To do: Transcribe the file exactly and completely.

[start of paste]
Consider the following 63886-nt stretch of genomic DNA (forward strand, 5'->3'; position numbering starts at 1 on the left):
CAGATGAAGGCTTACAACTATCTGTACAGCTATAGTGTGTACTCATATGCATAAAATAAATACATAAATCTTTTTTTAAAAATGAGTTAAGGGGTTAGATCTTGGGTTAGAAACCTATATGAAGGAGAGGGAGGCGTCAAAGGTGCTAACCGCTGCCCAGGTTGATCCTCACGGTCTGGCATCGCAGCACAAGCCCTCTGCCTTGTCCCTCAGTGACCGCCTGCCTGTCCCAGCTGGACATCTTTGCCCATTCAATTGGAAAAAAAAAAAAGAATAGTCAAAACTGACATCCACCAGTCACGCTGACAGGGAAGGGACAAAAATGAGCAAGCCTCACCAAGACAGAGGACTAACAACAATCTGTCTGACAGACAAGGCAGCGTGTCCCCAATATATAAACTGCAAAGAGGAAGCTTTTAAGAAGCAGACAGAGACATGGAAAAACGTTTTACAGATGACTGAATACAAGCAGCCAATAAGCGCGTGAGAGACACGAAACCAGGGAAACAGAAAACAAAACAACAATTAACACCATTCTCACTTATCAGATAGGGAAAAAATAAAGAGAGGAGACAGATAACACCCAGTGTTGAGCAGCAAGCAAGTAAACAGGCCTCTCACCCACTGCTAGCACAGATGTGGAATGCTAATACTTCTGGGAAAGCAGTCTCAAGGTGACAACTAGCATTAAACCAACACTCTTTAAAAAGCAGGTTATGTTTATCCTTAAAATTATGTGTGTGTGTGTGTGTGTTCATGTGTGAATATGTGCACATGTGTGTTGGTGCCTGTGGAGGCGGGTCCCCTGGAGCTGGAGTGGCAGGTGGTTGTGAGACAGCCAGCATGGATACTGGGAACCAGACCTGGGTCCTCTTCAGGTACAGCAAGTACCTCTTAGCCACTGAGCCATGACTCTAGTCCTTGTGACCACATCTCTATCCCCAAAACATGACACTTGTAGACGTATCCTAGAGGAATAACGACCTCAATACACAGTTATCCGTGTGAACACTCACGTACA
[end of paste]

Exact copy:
Consider the following 63886-nt stretch of genomic DNA (forward strand, 5'->3'; position numbering starts at 1 on the left):
CAGATGAAGGCTTACAACTATCTGTACAGCTATAGTGTGTACTCATATGCATAAAATAAATACATAAATCTTTTTTTAAAAATGAGTTAAGGGGTTAGATCTTGGGTTAGAAACCTATATGAAGGAGAGGGAGGCGTCAAAGGTGCTAACCGCTGCCCAGGTTGATCCTCACGGTCTGGCATCGCAGCACAAGCCCTCTGCCTTGTCCCTCAGTGACCGCCTGCCTGTCCCAGCTGGACATCTTTGCCCATTCAATTGGAAAAAAAAAAAAGAATAGTCAAAACTGACATCCACCAGTCACGCTGACAGGGAAGGGACAAAAATGAGCAAGCCTCACCAAGACAGAGGACTAACAACAATCTGTCTGACAGACAAGGCAGCGTGTCCCCAATATATAAACTGCAAAGAGGAAGCTTTTAAGAAGCAGACAGAGACATGGAAAAACGTTTTACAGATGACTGAATACAAGCAGCCAATAAGCGCGTGAGAGACACGAAACCAGGGAAACAGAAAACAAAACAACAATTAACACCATTCTCACTTATCAGATAGGGAAAAAATAAAGAGAGGAGACAGATAACACCCAGTGTTGAGCAGCAAGCAAGTAAACAGGCCTCTCACCCACTGCTAGCACAGATGTGGAATGCTAATACTTCTGGGAAAGCAGTCTCAAGGTGACAACTAGCATTAAACCAACACTCTTTAAAAAGCAGGTTATGTTTATCCTTAAAATTATGTGTGTGTGTGTGTGTGTTCATGTGTGAATATGTGCACATGTGTGTTGGTGCCTGTGGAGGCGGGTCCCCTGGAGCTGGAGTGGCAGGTGGTTGTGAGACAGCCAGCATGGATACTGGGAACCAGACCTGGGTCCTCTTCAGGTACAGCAAGTACCTCTTAGCCACTGAGCCATGACTCTAGTCCTTGTGACCACATCTCTATCCCCAAAACATGACACTTGTAGACGTATCCTAGAGGAATAACGACCTCAATACACAGTTATCCGTGTGAACACTCACGTACA